Ginger asks us to Give us that old time religion when she asks:
Name three gods or religions that have appeared in games you�ve played in. Were they good, bad, or indifferent? What made them so?
The funny thing is, I could answer this question and stay completely within Strange Bedfellows.
Old Gods, long asleep and dreaming have played a role in several character's plotlines.
The biggest one, however, by far was Apollo. And he will represent Amber in the WISH answer.
The plotline originated in an idea of the character's, early on in the game when his character had literally gotten out of the universe in a bold and daring attempt to rescue Deirdre. In a battle with Brand, he called out for help, and found it. Sleeping for a very long time, Apollo was able to touch Jayson, outside of the protection of Pattern and Logrus, and infused him with the power to battle Brand to a standstill.
Apollo, however, was not content with just a taste of his former glory and began working to use Jayson as a conduit to increase his power within the universe. Matters recently came to a head when Jayson entered the Logrus in a bold stroke to try and remove the taint of Apollo from him. Pattern was already regarded as useless, since Apollo had been able to work upon Corwin's Pattern.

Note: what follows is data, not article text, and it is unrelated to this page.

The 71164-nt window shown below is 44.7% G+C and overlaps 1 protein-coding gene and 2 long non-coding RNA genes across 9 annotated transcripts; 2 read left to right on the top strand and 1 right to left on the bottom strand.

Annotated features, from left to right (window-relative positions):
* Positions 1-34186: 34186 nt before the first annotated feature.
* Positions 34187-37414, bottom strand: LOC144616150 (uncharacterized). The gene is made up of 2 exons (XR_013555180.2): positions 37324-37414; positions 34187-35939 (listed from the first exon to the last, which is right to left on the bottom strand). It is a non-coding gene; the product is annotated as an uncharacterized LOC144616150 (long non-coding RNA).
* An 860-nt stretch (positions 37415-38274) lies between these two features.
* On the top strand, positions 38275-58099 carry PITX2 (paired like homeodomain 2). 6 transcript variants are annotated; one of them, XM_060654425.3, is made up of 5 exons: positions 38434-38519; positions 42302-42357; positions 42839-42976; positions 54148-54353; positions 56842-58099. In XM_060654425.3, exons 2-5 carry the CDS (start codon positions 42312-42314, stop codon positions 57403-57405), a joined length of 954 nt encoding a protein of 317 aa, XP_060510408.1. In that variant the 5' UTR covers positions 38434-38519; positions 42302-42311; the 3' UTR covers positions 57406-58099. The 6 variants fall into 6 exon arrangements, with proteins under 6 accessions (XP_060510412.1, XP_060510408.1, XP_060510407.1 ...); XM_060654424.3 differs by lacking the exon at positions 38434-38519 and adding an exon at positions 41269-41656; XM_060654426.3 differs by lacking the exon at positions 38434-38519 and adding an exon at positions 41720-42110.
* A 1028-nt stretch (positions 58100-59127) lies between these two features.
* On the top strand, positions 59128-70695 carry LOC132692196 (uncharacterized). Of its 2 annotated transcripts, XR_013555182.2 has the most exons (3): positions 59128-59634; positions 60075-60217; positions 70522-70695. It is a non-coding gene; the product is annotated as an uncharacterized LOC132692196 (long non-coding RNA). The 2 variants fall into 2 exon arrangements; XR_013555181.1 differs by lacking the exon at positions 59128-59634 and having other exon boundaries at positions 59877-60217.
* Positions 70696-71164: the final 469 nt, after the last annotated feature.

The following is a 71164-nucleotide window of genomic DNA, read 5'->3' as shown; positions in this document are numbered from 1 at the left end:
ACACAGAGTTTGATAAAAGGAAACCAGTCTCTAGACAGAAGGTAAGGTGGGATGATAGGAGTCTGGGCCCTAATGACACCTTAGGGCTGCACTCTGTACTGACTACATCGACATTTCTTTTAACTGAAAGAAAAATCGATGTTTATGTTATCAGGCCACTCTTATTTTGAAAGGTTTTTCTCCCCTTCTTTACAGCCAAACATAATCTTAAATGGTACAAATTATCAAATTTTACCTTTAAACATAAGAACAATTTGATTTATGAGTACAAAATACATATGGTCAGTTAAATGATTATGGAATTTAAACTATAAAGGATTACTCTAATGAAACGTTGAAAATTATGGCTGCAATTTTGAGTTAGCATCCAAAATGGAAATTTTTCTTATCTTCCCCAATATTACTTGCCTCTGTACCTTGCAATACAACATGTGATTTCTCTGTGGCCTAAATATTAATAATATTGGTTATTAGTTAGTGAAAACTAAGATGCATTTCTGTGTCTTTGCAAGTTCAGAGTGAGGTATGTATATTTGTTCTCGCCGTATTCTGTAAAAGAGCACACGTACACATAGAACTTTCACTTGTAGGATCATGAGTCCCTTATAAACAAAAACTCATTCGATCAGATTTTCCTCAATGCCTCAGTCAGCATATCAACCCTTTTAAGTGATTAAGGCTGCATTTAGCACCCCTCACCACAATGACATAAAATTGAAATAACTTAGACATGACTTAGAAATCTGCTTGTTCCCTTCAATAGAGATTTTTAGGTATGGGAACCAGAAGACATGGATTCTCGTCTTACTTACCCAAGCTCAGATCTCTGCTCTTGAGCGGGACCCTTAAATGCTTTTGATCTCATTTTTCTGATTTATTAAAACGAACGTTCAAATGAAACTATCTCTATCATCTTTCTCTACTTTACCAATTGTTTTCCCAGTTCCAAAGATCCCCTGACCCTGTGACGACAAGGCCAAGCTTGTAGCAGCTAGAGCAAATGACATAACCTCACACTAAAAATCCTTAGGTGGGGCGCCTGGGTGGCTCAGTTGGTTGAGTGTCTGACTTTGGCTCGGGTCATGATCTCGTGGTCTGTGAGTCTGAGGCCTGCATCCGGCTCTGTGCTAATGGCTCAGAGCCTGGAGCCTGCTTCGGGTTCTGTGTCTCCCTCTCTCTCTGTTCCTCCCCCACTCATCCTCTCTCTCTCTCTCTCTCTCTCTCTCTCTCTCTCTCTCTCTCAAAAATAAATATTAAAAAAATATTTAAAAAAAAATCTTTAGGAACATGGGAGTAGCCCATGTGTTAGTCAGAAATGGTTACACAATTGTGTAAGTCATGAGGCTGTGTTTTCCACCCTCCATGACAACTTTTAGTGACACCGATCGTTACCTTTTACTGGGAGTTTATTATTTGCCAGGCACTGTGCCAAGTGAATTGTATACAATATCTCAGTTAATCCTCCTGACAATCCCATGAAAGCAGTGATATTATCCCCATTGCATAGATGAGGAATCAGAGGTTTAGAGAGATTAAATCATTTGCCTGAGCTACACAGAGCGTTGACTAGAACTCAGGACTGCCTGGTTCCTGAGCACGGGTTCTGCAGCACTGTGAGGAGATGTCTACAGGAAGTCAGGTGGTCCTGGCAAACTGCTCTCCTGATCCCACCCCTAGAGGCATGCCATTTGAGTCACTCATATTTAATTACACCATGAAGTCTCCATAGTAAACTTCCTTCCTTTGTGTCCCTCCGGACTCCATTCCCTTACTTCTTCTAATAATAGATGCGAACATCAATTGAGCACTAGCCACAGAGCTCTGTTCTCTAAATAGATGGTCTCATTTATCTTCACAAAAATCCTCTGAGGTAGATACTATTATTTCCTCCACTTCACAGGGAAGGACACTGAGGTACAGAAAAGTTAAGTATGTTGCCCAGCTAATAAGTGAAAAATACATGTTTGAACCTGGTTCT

The aftermath of that exorcism is still playing out, but it is this that caused the "Shockwave" that has rippled throughout the game. And thus characters as diverse as Leigh, Beastie, Rhionde, and Amberites alike have been affected by it.
In a AD&D game I ran a long time ago, the Player Characters wound up helping Keldor Hearthflame in his attempt to move up the deital ladder. He wasn't an actual participant in anything the PCs did, but he was more or less the patron of the PCs efforts to elevate him (then a demigod) up to lesser god status. It was a nice epic arc, and in the end the PCs did wind up getting enough of the right major artifacts in place to give Keldor his ritual a chance of success.
Of course I thought that while cliche, the big battle that the PCs had to fight to keep the enemies (a motley mix of strange bedfellows to be sure, from CG Valkyries to two demons) at bay long enough for Keldor to get his ritual done.
I never did get the PCs to go for demigod status themselves, they had had enough of meddling in deital affairs by that point.
The third instance of Gods and religions was a game that I didn't play in, so much as witness, at Ambercon. (I was feeling awful and so just watched). It's Rachel Holmberg's Of Light and Darkness game.
Basically, the PCs create Deities as player characters, and through the GM, work out their own creation, and the creation of the world. It's a cerebral game, and very different than the typical game at ACUS. It's myth-creation of a type that reminds me of Pegana more than anything else.Posted by Jvstin at September 12, 2003 9:54 PM